For my big fat vacation
This won’t be just any vacation.
My husband, my younger son, his wife, and her parents will meet up next week in Nairobi. After a couple of nights to let our internal clocks catch up, the six of us will then embark on a 10-day tour of some of Kenya’s fabled wildlife reserves.
I am squeamish about the term “bucket list” but this trip is the realization of a lifelong dream. It’s taken nearly a year to plan, coordinate, and wait for.
And now it’s time to start packing. Squee!
I’m looking forward to it
Which is such an understatement that it’s subterranean. I am can’t-hardly-sleep, sweaty-in-my-PJs, little-kid-level excited. Here’s li’l ol’ me from Boise, Idaho, about to visit a land that I’ve practically drooled over in books, photos, and documentaries. Kenya! I could pinch myself.
Although I’ve never set foot on the African continent, I’ve dreamed about seeing some of its wondrous land, people, animals, and birds for so long that I can’t help but have formed expectations.
And expectations, I’ve learned in my seven (yep!) decades on earth, are tricky things. If you’re unaware of them, they can sabotage your joy and your experience in the moment.
Because that moment, when it arrives, may turn out very differently from the assumptions you didn’t even realize you’d made about it.
Besides, I’ve traveled enough to know that all journeys, especially overseas, entail some tedium, some hiccups, and some challenges. Therefore, without popping every bubble of my fizzy anticipation, here are my expectations for this particular trip, in no particular order of occurrence or significance.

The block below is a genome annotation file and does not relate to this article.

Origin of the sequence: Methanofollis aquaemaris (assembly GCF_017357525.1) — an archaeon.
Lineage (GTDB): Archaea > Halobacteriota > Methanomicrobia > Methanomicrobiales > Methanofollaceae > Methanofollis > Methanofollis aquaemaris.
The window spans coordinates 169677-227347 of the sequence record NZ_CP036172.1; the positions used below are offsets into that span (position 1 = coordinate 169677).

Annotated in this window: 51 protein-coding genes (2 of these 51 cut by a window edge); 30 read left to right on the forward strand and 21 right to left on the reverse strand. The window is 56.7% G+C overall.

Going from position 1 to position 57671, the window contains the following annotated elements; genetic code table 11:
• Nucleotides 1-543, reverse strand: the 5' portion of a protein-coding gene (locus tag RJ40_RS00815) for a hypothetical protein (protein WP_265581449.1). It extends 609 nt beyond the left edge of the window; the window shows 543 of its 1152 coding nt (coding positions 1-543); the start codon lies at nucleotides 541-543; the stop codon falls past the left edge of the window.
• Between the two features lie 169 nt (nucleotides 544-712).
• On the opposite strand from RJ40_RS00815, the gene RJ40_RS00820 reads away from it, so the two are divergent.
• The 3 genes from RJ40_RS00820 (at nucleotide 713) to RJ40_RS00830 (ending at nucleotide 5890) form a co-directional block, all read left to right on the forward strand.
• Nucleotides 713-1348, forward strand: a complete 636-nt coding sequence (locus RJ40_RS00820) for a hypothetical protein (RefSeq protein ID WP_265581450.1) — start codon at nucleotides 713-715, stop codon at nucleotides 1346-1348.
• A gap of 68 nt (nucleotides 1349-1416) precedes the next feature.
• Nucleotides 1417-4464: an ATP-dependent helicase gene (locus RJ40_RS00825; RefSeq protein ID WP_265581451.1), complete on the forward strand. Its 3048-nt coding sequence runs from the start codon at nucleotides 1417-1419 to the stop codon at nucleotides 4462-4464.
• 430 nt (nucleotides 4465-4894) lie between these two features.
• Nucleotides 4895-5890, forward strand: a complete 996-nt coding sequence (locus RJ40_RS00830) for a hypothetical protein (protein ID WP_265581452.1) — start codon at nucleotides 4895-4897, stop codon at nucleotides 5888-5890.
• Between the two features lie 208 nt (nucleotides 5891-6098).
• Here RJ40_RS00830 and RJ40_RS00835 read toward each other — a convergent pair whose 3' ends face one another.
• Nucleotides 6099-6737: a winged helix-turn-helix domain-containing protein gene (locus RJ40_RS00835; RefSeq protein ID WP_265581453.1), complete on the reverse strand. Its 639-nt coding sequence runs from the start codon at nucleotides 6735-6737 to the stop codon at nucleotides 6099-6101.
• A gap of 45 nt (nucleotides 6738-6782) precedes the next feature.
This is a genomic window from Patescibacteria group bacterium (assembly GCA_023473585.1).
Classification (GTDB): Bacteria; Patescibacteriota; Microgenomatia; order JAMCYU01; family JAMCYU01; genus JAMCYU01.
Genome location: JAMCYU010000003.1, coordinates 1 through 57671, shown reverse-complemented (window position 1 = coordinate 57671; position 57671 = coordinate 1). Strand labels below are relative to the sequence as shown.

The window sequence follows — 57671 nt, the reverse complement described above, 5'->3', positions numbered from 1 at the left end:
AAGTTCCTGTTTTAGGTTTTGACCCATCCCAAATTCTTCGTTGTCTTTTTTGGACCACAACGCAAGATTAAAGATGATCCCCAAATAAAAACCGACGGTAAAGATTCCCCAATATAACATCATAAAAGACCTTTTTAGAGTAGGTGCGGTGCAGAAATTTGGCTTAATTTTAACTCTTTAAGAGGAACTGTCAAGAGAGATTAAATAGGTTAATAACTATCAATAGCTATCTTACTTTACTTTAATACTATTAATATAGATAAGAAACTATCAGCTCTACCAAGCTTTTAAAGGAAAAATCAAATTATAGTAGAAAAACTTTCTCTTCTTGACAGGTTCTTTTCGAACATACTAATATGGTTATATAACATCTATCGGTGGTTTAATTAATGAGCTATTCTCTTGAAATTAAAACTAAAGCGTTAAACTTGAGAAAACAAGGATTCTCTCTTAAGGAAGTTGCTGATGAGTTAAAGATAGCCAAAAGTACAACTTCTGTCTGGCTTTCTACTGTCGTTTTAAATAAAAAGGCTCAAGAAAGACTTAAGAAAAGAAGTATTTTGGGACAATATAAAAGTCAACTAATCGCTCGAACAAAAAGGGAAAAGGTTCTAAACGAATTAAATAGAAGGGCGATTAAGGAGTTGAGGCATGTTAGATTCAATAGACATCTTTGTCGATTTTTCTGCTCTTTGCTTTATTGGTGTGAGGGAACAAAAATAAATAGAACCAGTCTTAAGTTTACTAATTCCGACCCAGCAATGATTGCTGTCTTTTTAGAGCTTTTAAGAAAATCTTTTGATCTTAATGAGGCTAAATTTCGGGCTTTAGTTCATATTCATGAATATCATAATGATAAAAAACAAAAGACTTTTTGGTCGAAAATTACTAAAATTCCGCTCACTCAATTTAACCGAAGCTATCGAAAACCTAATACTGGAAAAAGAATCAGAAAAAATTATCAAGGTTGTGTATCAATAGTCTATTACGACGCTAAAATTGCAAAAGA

1. There will be confusion at some point at some airport
No matter how many times we review our flight itineraries, or how handy we’ve kept our travel documents, somewhere along the way, either coming or going, we’ll have trouble finding the right gate, or where to stand in line for customs, or we’ll experience a jolt of panic until we realize we’re looking at the wrong boarding pass or we stashed our passports in a different pocket.
That’s air travel. And this trip involves a whole lot of it. Boise to Seattle (1.5 hours), Seattle to Doha, Qatar (14 hours), and Doha to Nairobi (5 hours). That’s four airports, three countries, and 10 — or is it 11? — time zones in which to get kerfuffled.
It’ll happen. We’ll get through it.
2. We will reach a point when we fail to appreciate the miracle of flight
If I win the lottery between now and our departure date, the first thing I’ll do is upgrade us to first class. But that’s about what it’d take for us to afford what is easily triple our economy-plus-a-couple-of-millimeters-extra-legroom fare.